Saki is a show about a girl who hates mahjong but has the ability to manipulate her score in a very specific way. It features animation from GONZO that would have been so-so ten years ago, but these days it just comes off as kind of pathetic. It also features female characters, who make up almost the entire cast, whose uniform skirts are so short you can see half of their ass even without cheesy up angle perspectives. If you can get past all of that, then you find a remarkably cheesy sports-type anime. Here's the thing: if you really, really like mahjong, maybe this show would do it for you, but even after researching mahjong and learning more or less what the hell is going on when they're playing it, there just isn't anything interesting about the show. The characters are dull and poorly realized, and mahjong does not make for a very good anime activity, no matter how many dramatic lightning bolts you throw in, in true nineties anime fashion. Worst of all, it doesn't even feel like the creators of the show give a shit about mahjong. There's no heart in any of it, even when it's just the girls sitting around playing mahjong. It utilizes all sorts of asinine cliches to try and make it seem dramatic, but it just comes off as a desperate attempt to milk an anime out of another Japanese pastime. At this point, my advice to everyone is to avoid this one like the plague.

Valkyria Chronicles
Okay, I'm just going to be frank about this one: I don't know why the hell they decided to make a TV anime out of this game. It's not that it doesn't work, it's just that the game is structured so much like an anime already. Certainly I can understand that not everyone has access to a PS3, but that never seemed to bother them before. Anyway, that isn't to say the anime is bad--it's actually quite good--but for anyone who has played the game, the show will simply leave you underwhelmed. From the animation to the characters to the drama, the game does everything better than the show so far. The anime feels clumsy by comparison. However, if you haven't gotten the chance to play this gem of a PS3 game, and don't think you will, the anime, which still looks and sounds good, with plenty of charming characters and--assuming they don't totally butcher the game--a good plot, is definitely worth checking out. I can't really suggest it to anyone who has actually played the game, though, since I feel like your time would be better spent just playing through the game again <_<;;. style="font-weight: bold;">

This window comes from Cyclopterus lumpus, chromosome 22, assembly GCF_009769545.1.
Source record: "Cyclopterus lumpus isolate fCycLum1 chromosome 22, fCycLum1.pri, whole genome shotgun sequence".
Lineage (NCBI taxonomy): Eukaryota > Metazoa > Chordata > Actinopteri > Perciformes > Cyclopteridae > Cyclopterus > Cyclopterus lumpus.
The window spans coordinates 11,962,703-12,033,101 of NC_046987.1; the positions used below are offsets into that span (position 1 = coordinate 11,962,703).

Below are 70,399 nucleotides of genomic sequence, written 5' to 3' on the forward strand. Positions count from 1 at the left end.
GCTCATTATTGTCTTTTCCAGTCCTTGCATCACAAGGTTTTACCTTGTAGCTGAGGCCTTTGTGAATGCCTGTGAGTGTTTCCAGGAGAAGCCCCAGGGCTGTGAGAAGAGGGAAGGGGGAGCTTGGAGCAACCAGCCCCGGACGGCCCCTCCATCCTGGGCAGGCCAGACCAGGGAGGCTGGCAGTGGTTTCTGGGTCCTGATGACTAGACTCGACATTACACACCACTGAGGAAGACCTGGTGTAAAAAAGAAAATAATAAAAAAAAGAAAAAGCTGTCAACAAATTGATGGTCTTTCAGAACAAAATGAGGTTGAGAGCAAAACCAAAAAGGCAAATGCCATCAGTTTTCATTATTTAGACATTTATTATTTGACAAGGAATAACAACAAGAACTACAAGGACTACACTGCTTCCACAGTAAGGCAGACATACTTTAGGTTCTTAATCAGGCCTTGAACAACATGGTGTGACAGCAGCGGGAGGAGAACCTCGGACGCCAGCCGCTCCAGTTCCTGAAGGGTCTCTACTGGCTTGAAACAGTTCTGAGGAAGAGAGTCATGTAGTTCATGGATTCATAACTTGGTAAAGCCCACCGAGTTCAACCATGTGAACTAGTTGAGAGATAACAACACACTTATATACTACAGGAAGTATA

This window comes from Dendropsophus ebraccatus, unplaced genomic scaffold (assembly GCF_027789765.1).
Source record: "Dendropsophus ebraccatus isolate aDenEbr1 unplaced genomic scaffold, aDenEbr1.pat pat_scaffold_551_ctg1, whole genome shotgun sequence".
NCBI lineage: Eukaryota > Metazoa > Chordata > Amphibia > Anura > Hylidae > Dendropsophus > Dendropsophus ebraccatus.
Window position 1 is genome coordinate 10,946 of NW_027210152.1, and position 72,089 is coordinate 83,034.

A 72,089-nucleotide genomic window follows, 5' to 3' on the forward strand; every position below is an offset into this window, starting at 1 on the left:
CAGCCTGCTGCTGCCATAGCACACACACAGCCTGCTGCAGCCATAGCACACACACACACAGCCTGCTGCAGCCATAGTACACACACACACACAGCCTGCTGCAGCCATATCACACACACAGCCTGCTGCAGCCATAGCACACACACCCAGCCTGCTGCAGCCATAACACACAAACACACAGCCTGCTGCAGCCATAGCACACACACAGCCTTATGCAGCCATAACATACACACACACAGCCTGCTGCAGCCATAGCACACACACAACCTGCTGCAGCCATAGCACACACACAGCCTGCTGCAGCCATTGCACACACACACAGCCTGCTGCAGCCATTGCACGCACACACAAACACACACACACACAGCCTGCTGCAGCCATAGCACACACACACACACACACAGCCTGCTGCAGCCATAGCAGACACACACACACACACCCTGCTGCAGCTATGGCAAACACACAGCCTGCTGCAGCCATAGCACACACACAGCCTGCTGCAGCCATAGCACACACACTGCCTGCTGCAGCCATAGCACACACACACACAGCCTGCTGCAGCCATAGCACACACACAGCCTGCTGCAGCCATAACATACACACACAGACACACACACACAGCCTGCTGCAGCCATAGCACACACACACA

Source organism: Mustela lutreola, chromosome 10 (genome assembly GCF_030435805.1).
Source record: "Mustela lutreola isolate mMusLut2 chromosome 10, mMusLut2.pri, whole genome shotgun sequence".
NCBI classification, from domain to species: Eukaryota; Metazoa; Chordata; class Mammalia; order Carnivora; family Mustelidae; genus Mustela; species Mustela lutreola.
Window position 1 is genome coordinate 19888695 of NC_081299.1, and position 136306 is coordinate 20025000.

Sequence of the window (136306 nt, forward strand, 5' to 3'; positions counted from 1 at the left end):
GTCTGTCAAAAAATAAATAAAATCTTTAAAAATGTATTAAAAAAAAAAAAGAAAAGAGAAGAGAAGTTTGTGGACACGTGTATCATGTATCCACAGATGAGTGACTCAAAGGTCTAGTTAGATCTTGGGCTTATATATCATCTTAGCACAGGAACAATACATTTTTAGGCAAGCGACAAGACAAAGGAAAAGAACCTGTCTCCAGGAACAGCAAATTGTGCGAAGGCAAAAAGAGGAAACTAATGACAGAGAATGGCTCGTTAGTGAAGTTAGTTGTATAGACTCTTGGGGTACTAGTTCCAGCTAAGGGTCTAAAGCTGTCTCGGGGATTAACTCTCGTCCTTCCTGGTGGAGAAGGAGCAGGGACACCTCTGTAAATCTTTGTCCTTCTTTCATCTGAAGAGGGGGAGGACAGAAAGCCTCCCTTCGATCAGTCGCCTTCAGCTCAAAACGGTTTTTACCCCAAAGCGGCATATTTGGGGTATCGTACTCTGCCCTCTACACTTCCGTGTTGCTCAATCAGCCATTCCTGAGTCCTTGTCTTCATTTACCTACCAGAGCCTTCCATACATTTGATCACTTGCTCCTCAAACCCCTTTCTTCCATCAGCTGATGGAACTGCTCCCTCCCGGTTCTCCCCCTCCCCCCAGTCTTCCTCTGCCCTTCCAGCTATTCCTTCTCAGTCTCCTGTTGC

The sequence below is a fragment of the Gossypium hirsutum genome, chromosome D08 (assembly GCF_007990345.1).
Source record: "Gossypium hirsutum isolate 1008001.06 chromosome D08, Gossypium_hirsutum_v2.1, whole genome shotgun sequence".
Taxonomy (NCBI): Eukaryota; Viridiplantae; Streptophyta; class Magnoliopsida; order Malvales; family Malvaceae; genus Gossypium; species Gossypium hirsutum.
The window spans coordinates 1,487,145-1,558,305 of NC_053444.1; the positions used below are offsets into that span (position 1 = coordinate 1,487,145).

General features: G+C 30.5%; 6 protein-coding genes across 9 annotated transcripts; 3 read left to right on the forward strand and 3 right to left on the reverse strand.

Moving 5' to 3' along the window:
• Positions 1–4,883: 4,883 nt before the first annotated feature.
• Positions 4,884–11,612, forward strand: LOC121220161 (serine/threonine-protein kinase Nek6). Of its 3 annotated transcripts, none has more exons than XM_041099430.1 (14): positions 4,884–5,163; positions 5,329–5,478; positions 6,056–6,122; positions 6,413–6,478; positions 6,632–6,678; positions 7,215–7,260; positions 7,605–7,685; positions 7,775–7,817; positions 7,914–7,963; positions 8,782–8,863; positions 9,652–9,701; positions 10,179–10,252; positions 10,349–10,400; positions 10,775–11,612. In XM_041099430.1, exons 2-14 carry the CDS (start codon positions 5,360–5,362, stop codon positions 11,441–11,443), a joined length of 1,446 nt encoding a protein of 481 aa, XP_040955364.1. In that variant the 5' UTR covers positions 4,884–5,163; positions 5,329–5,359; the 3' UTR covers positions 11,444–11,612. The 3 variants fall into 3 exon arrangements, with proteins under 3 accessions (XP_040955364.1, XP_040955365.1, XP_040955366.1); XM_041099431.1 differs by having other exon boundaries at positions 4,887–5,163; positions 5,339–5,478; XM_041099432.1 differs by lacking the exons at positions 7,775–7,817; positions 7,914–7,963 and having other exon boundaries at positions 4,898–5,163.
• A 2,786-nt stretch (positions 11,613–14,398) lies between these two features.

Phantom -Requiem for the Phantom-
For some reason, a lot of people seem to think this is the big show to watch this season, or at least one of the top ones. Let me just say that I have no idea why. Don't get me wrong, the show hasn't been bad so far, and I liked Noir well enough--which is 60% the same show, so far--but so far this show hasn't shown me any reason to get excited for it. It has a fair amount to offer, a good soundtrack, good animation, good atmosphere, but so far it's just been creepy organizations speaking creepily and Ein being creepy and Zwei becoming creepy. The first episode set everything up well enough, and the second episode showed exactly how boring training sequences are. Certainly this training was more interesting because of the psychological impact it had on presumably main character Zwei, but it was still a lot of re-used animation and humdrum stuff, broken up by one of anime's most idiotic time-honored traditions: the mysterious all-knowing figures speaking dramatically in poorly-veiled foreshadowing and description. At this point, I'd suggest giving the show a shot, at least until we can see if it goes the way of Noir, which was good enough, or Madlax, which was pretty much intolerable.

Saturday, April 4, 2009

And now, for something completely different.